In 2012, my dad, Ken Boysen, had his 80th birthday in May. All his life, he recounted stories of having had a couple of "beater" Model A Fords to mess around with as a teenager growing up in Brandon, Florida in the 1940's. He did actually buy a Model A Ford back in the early 1970's with the idea of restoring it, but since it was really more a pile of parts than a full auto, it didn't lend itself to getting started, and Dad was working long hours running his own sheet metal business, so after several years, he sold it.
But he never stopped admiring Model A's, and when he finally did retire at the age of 79, I wanted to make his 80th birthday one that he would never forget. I was able to buy a near-mint-condition 1930 Ford Model A Deluxe Coupe from a man who garaged it just south of Chicago, and had it trailered to my dad's house in Pensacola, Florida, about two months before his birthday. I am a teacher in New York state, so I had a week off for winter break in February 2012, and arranged to fly down to visit my dad for that week, but didn't tell him that it was really to give him the car of his dreams. I arrived on a Sunday morning, and the trailer with the Model A arrived early that evening. I had arranged with the transport company that the driver would call my cell phone to let me know when he was about 30 minutes away from arrival at my dad's address. Dad and I were sitting at his kitchen table when the trailer drove up. "Dad, come out outside and let's see what this truck's doing in your driveway". We went outside, the trailer driver backed up, and let the ramp door down to begin getting the car out. When my dad could finally see what was inside, I turned to him and said, "Dad, for my whole life you've been the greatest dad I could ever imagine, so for your 80th birthday, I'm giving you your gift a couple of months early." All he could say, over and over, was: "What have you done?!? What have you done?!?" He was so happy with that car, and he and my stepmom, Grace, got so much pleasure out of it for the next two years. He would send me photos of the two of them going to car shows or posing with friends with the car.
This past December, David, the other half of my heart, and I drove down to Florida to spend the holiday with my dad, and he taught David how to start the car and showed him some of her quirks. We drove it around Pensacola for over an hour on Christmas morning, and when we returned to the house, my dad came up to us and said, "I want you two to have this car now, so whenever you can make arrangements to trailer her up to New York, she's yours." Needless to say, we were both totally surprised and humbled that he wanted us to have her. We were so excited and began to make shipping arrangements as soon as we returned home after the holidays. What we didn't know was that my dad had begun to have serious health problems and that he was becoming less able to drive or work on the car. We had to wait until winter weather let up before she could be shipped, so we made arrangements for her to be picked up by the hauling company in mid-May 2014.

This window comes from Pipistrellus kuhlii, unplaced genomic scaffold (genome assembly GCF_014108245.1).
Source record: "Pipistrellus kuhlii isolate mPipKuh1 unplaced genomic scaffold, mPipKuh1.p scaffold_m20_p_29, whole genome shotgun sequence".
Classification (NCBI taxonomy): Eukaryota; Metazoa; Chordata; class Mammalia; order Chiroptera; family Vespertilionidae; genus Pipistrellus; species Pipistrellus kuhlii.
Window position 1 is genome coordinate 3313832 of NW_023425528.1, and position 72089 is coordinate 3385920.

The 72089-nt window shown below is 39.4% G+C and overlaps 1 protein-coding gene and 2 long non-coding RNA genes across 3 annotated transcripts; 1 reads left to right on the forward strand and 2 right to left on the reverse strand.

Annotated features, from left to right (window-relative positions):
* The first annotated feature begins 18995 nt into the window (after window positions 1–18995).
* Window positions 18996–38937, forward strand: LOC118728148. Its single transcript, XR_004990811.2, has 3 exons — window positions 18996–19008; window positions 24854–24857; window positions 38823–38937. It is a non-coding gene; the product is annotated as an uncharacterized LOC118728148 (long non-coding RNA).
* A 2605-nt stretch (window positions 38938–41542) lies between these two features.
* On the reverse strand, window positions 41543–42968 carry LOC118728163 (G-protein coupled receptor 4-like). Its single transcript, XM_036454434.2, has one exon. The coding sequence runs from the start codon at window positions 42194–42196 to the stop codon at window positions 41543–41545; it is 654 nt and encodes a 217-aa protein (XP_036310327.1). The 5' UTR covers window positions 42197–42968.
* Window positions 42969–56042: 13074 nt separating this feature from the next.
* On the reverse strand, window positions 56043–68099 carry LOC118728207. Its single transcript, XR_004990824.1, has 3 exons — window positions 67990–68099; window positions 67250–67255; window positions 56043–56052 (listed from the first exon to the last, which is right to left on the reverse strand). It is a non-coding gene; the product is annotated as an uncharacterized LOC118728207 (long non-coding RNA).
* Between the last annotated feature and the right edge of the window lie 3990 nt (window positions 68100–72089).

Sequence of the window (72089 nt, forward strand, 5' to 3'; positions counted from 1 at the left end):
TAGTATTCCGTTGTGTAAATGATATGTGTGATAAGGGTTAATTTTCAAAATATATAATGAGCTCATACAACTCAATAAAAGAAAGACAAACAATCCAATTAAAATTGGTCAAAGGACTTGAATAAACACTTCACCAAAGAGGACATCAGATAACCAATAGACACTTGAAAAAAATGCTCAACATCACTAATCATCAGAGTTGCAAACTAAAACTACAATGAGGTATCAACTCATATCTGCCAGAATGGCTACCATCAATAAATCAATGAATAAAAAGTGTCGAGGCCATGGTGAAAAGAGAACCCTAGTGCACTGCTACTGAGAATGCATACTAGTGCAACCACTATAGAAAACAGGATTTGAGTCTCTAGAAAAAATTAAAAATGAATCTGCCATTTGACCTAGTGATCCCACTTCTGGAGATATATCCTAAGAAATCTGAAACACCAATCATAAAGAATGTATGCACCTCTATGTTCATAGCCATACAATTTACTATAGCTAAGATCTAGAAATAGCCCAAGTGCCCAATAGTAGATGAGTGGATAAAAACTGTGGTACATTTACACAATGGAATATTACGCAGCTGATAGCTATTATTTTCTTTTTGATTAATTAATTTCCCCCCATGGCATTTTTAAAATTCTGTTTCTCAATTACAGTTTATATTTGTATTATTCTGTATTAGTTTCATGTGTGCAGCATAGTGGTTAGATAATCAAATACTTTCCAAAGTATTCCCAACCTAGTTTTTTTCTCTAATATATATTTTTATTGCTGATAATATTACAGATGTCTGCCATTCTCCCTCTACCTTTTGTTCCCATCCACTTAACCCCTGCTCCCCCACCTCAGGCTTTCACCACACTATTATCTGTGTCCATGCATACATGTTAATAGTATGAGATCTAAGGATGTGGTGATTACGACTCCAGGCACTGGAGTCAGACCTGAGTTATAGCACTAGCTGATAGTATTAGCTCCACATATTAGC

Just two days before she was due to be picked up, my dad suddenly passed away as a result of a cerebral hemorrhage. We had no idea that this past Christmas was going to be his last Christmas, but I suspect that maybe he had a hunch that it was his last one; perhaps that's why he gave us his beloved car. We contacted the transport company, delayed the pickup for two weeks, and flew down to Florida for the funeral, which was a beautiful event filled with lots of love and family. The Model A is now securely at our home in upstate New York, where she is lovingly driven and worked on by David and me, and admired by so many friends and family here. In a phone conversation with my stepmom Grace a few days ago, she was describing the headstone which she had ordered for my dad's gravesite. It will be double-sided, with his name, birth/death dates, and a written loving tribute from her on it. On one side will be an engraving of a roll of sheet metal, representing his business and his livelihood. On the other side, there will be an engraving of a 1930 Ford Model A Deluxe Coupe.